The majority of Americans are mad about Trump at this point. “If you’re not mad, you’re not paying attention.” There are plenty of things to be mad about without looking very far into who he is or what he’s done. Sexual assault accusations against him, unfair tax cuts, and issues he’s had with the FBI are just a few things that have happened in the first year of his presidency, in addition to the language he uses, which is what we’ll be looking at.
I’m not trying to say that Trump is starting a genocide, because that’s not the case. I am, however, saying that the way he talks about people he doesn’t like is not just unstatesmanlike, but could incite worse actions from others.
Based on a chapter “Background and History,” from the book Key Issues Associated with Genocide, we know that genocide starts at the top of the political ladder. Usually during times of war, the leader of a country convinces their people to think that the targeted group is less than they are through dehumanization and demonization. The leader does this through the language and imagery they use to describe the targeted group. We aren’t at war with the countries he has spoken poorly of, but let us compare what he has said to quotes from history.
In June, 2013, he tweeted, “Sadly, the overwhelming amount of violent crime in our major cities is committed by blacks and hispanics-a tough subject-must be discussed.” Not only does that claim not have a source and not constructive, but it incites unnecessary hate for the groups in question.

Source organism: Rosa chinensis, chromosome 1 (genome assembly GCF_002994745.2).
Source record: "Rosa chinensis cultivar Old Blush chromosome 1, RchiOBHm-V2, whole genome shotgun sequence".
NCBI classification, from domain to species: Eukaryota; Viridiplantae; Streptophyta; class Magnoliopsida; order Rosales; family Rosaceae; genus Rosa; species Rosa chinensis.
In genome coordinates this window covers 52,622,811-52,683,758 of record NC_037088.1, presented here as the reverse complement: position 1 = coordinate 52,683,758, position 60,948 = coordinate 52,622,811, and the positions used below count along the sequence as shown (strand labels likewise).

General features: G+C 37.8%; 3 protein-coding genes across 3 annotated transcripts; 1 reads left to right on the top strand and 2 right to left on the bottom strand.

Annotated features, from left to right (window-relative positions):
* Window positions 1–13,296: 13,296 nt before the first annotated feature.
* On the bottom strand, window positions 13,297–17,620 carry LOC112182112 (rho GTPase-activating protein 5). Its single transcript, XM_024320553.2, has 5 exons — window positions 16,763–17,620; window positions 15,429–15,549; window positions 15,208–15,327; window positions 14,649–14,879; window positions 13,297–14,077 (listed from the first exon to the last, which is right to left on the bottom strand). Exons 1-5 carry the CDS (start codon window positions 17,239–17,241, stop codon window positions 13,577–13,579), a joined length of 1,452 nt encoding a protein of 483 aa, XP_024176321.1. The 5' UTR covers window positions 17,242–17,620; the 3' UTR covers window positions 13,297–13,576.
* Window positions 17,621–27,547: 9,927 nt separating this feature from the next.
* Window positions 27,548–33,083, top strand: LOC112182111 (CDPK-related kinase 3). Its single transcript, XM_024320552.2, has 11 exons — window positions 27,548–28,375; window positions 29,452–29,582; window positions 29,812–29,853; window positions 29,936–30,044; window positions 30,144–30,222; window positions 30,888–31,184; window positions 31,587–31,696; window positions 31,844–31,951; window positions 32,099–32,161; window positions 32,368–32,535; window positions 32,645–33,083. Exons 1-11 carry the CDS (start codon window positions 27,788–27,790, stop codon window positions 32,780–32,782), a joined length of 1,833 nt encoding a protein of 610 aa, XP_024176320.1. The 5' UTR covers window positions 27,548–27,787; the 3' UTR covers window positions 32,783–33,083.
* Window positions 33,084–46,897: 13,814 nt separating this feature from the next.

It’s impossible to forget when he said about Mexicans when he was running his presidential campaign, “They are not our friend, believe me. They’re bringing drugs. They’re bringing crime. They’re rapists.”
To compare, and quoting from Key Issues Associated with Genocide, here are some phrases used against groups of people during times of genocide:
You are a “rodent, vermin, or a disease carrier.” (all)
You and an “undesirable parasite.” (Bosnia)
You are “a sleazy cockroach.” (Rwanda)
You are “dog food.” (Turkey)
Additionally, without actually saying it, he has targeted Muslims by retweeting videos of supposed Muslim crime without any context or constructive discussion, just intent to plant a negative seed in the minds of the people about these targeted groups.
His most recent language offence this month was during an Oval Office discussion about “protecting immigrants from Haiti, El Salvador and African countries as part of a bipartisan immigration deal” according to The Washington Post. Trump’s thought on the matter was this question: “Why are we having all these people from shithole countries come here?” He continued by suggesting that the US should take more immigrants from countries like Norway. Without explicitly saying it, he was suggesting that we receive more white people into the country than people of color. Using the aggressive “shithole” descriptor, it undermines and dehumanizes the entire population of a whole country.
His words have power. The President is the leader of not only the United States, but also a major influence on the free world. Him making harmful statements like the ones we have discussed is not only personally offensive to those groups of people, but creates a hostile attitude against them from his supporters. If it doesn’t already, his language should worry Americans because only negative consequences can come from it.